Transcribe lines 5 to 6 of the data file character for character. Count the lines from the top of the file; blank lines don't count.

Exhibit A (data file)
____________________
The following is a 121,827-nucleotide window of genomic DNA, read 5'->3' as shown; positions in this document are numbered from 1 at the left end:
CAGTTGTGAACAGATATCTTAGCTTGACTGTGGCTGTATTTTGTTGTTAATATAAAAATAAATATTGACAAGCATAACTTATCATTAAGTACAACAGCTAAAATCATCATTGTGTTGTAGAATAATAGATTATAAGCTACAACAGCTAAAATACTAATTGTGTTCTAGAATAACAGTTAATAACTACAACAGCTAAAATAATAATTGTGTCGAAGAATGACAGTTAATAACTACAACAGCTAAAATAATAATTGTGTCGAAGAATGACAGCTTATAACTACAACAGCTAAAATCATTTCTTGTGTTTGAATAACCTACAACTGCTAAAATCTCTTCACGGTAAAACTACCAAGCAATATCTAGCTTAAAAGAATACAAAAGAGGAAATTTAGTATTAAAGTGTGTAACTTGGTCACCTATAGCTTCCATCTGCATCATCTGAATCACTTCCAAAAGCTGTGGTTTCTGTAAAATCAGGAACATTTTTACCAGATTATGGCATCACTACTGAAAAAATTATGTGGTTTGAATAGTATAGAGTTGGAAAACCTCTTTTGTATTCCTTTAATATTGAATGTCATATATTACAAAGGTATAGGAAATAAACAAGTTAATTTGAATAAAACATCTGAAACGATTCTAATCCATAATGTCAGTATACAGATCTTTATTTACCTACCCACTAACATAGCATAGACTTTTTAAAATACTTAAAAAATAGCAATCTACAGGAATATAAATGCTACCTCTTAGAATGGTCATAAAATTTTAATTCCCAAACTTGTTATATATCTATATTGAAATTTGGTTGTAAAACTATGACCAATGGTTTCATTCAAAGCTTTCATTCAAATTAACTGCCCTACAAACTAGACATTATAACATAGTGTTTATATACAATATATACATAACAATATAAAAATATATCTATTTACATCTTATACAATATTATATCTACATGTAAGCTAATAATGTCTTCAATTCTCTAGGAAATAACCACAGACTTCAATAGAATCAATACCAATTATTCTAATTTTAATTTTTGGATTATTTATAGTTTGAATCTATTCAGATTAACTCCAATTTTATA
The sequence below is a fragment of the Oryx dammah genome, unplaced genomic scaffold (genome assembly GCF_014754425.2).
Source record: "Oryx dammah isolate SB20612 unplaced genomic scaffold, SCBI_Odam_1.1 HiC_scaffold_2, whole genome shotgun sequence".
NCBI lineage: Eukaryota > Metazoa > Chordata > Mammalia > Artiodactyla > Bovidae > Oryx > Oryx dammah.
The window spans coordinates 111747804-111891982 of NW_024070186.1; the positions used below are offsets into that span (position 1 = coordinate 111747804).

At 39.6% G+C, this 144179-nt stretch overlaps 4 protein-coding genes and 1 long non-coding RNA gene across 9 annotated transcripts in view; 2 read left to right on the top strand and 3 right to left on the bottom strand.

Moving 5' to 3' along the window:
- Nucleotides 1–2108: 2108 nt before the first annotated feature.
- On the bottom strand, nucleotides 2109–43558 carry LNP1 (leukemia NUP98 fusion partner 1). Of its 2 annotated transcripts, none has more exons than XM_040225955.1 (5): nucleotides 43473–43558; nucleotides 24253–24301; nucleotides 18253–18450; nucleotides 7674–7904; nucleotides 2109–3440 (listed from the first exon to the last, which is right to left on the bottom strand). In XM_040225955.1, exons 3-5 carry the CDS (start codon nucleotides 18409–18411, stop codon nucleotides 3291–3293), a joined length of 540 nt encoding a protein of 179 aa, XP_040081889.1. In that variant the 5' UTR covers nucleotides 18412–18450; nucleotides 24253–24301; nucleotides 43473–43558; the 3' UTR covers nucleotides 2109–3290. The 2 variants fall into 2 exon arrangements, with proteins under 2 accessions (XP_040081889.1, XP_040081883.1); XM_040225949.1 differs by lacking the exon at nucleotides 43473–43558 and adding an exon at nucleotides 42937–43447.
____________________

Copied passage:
NCBI lineage: Eukaryota > Metazoa > Chordata > Mammalia > Artiodactyla > Bovidae > Oryx > Oryx dammah.
The window spans coordinates 111747804-111891982 of NW_024070186.1; the positions used below are offsets into that span (position 1 = coordinate 111747804).